Shoba Sreenivasan and Linda E. Weinberger, psychology professors at University of Southern California Keck School of Medicine, are the authors of Psychological Nutrition. They caution that: “An apology that comes too quickly may be perceived as false. Timing therefore matters. A powerful aspect of an apology is that of asking for forgiveness; however, it is tricky and can backfire if the hurt individual is not psychologically prepared to do so.”
However, waiting too long is detrimental as well. If too much time passes, the other grievance can grow in both parties minds, making the situation more fraught and uncomfortable.
There’s no hard-and-fast rule for when to apologize. Sometimes you’ll want to wait a few hours, or even give things a day or two to calm down so you can both discuss the situation rationally. Other times, immediately works best.
While all these rules and suggestions might be good for dealing with family, friends, and acquaintances, there are those who believe that company leaders who apologize to direct reports or subordinates are showing a sign of weakness.
Shonna Waters, vice president of executive advisory at BetterUp, a human transformation company, argues, “Good apologies are especially important at work. An inability to apologize can lead to toxic leadership and toxic workplace culture. When people in the workplace are unable to own up to their mistakes, resentment between colleagues can develop over time.”
Good apologies go a long way toward strengthening relationships and make the transgressor look stronger, more trustworthy, and definitely more likable.
What do you do if you’re the manager and one of your direct reports commits a transgression that affects people outside of your department?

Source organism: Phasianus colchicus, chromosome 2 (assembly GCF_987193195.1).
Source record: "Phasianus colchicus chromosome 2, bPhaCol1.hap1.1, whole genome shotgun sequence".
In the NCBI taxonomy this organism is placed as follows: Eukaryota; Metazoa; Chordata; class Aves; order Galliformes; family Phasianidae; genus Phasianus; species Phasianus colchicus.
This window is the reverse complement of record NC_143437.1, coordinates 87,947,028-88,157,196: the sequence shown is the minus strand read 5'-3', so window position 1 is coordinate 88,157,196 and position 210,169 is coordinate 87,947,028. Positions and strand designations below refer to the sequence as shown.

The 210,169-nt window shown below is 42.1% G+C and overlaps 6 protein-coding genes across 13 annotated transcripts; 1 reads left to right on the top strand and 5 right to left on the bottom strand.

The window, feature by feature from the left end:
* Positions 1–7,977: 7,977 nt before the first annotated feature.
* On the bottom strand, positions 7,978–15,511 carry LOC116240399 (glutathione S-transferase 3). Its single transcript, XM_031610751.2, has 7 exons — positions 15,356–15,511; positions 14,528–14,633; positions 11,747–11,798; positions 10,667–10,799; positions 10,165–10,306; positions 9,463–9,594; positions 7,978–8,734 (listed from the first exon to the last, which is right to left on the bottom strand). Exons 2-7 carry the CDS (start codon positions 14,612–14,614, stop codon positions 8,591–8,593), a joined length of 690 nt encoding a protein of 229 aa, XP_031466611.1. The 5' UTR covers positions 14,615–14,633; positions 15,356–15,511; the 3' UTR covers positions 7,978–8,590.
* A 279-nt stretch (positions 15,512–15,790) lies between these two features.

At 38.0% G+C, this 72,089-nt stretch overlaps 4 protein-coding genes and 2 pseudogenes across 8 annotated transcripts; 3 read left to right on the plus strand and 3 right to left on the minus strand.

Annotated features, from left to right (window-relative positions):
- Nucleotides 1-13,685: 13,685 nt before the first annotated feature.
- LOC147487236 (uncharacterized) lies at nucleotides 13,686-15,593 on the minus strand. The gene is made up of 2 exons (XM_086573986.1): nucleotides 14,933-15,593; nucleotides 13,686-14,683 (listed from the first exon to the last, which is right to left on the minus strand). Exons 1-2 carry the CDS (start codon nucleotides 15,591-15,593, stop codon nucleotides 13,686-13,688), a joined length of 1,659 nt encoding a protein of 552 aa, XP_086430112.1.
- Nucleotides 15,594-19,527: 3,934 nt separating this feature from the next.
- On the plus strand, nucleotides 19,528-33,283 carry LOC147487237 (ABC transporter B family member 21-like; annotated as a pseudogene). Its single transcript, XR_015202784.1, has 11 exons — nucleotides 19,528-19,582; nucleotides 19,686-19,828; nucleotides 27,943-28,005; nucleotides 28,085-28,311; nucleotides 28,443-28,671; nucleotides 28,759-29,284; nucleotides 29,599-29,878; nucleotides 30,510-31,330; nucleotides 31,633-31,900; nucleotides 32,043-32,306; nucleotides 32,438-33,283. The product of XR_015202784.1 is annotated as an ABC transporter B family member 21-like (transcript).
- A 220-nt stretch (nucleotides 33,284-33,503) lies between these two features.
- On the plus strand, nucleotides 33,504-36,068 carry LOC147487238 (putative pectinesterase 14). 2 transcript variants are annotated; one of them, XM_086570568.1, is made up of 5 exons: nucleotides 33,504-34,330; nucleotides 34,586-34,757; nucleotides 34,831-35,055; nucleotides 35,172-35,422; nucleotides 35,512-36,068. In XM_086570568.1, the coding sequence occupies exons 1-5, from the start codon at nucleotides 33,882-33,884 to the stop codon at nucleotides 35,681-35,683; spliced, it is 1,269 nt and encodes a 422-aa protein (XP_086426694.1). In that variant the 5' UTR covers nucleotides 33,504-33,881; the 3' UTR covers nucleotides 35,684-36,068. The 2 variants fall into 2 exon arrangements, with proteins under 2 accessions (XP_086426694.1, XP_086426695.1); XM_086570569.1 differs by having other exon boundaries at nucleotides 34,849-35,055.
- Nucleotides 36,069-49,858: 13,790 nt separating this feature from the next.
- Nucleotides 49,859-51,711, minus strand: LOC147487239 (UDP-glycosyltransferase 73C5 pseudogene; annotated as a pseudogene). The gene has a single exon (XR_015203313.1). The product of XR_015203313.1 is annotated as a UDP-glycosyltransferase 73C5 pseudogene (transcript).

“Being a great team leader means that you’re partly responsible when someone on your team makes a mistake,” says Waters. “Even if you did everything right, the appropriate measure should be to apologize. If you’re apologizing on behalf of someone on your team, don’t make excuses for them. Keep the apology focused on you.”
For example, Waters advises that rather than saying: “They [person on my team] should have used better judgment, and I’m sorry they didn’t.”
She recommends saying instead: “I should have kept a closer eye on what was going on. I’m sorry I failed to do so.”
Is it possible to apologize too much? Yes, it is.
It’s a case of “too much of a good thing.” If you apologize too frequently, even for minor or perceived grievances, the apologies start sounding insincere and trite. Apologizing too often can also signal a lack of confidence; however, if you find you’re always apologizing for the same thing, it could be a sign of a bigger problem, and something you need to work on.
Women are more likely to over-apologize. Some studies have found it’s because they blame themselves more than men. According to Dr. Juliana Breines, an assistant professor of psychology at the University of Rhode Island, “Over-apologizing can stem from being too hard on ourselves or beating ourselves up for things,” something women are more prone to do than men.
Even Barbie, the iconic plastic toy with an improbable figure, has weighed in. In an animated short, she warned young girls that over-apologizing “is a learned reflex, and every time we do it, we take away from our self-confidence.” And who is going to argue with Barbie?
Sandra Lee Stuart is a writer, editor, and the author of 12 books. She lives in Lakewood, Colorado, with her husband, son, and Finnish Lapphund, Finn.